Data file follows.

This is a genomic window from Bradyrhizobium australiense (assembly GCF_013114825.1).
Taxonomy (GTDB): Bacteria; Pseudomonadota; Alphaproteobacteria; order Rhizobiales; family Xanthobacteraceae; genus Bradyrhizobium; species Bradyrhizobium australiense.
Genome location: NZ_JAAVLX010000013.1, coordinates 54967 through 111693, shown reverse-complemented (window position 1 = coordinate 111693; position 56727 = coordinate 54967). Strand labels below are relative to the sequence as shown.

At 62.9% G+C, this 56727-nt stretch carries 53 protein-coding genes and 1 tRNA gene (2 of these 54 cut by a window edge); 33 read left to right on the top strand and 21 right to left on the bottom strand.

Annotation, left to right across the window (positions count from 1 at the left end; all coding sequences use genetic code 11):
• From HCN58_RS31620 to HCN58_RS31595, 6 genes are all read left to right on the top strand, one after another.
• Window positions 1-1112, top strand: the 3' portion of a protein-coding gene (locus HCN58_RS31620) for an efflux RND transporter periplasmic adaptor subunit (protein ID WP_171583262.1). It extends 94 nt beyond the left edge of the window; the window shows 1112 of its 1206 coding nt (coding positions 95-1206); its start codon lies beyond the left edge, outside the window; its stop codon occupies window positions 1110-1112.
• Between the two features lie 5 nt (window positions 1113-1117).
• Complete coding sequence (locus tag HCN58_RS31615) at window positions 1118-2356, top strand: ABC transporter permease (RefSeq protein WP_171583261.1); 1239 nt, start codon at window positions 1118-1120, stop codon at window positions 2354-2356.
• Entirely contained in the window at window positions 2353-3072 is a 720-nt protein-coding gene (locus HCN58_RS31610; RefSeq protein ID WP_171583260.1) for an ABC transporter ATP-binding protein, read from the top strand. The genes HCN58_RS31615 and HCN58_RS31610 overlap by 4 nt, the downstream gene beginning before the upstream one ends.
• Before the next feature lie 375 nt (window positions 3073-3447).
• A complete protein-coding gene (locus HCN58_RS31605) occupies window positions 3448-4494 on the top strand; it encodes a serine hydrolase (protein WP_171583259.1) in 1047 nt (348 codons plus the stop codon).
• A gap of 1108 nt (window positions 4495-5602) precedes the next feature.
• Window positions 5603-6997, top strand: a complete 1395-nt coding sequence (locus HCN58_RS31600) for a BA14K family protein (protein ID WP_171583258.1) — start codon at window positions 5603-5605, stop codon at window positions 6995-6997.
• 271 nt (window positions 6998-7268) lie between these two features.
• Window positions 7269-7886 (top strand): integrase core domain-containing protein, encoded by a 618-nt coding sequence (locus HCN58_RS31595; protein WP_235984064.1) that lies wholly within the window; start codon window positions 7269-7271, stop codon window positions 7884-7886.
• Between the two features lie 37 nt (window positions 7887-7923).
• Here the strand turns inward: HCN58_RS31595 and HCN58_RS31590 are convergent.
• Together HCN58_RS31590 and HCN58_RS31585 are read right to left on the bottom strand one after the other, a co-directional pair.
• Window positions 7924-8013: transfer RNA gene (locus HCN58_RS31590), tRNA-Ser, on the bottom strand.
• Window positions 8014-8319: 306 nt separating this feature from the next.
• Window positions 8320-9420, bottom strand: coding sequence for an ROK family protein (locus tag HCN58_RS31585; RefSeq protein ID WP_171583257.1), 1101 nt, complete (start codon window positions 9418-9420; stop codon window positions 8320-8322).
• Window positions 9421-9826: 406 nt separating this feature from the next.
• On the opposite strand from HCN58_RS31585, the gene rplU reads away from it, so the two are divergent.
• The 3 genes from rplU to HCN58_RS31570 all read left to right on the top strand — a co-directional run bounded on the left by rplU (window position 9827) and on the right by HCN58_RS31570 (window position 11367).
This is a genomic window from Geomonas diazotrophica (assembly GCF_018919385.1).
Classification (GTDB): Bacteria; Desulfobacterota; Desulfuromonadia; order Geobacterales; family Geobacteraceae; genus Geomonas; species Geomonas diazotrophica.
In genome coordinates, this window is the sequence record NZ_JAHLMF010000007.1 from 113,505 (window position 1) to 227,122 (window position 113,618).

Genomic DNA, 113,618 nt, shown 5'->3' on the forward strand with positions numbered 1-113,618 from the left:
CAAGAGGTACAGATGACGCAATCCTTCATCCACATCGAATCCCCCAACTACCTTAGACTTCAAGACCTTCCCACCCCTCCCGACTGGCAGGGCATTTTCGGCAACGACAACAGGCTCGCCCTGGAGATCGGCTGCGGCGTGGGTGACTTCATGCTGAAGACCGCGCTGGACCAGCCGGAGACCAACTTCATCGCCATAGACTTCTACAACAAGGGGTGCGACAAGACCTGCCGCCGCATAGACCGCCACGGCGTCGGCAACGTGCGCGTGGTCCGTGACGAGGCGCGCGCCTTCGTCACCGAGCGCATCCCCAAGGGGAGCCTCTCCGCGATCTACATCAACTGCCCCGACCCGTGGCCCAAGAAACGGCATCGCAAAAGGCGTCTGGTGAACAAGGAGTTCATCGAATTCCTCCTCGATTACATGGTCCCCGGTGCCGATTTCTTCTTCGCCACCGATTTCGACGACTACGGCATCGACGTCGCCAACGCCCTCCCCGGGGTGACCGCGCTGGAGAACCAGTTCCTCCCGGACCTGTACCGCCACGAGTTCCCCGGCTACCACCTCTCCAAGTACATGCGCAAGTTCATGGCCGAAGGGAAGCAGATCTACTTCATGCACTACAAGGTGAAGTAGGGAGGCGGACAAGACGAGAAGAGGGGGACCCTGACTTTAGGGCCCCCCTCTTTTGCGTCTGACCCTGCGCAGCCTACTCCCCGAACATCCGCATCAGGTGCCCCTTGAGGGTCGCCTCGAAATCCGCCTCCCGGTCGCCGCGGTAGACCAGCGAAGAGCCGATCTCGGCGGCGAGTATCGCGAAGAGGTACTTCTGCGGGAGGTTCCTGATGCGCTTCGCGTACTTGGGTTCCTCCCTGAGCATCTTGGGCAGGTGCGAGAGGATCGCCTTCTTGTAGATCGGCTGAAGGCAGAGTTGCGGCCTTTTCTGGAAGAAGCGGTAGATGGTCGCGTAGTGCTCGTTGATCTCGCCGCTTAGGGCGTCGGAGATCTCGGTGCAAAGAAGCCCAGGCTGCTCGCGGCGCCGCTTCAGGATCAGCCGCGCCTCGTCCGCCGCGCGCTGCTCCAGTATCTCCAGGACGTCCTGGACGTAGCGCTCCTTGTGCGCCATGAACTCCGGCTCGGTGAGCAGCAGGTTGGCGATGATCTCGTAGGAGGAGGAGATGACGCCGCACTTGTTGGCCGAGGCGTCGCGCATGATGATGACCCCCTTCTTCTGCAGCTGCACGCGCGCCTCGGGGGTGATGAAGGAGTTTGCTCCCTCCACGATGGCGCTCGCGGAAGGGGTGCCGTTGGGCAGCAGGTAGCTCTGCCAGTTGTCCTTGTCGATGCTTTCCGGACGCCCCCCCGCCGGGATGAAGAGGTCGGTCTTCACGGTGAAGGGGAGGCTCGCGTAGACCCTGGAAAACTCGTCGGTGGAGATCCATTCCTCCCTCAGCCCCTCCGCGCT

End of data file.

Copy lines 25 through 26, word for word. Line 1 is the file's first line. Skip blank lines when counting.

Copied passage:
• The 3 genes from rplU to HCN58_RS31570 all read left to right on the top strand — a co-directional run bounded on the left by rplU (window position 9827) and on the right by HCN58_RS31570 (window position 11367).
This is a genomic window from Geomonas diazotrophica (assembly GCF_018919385.1).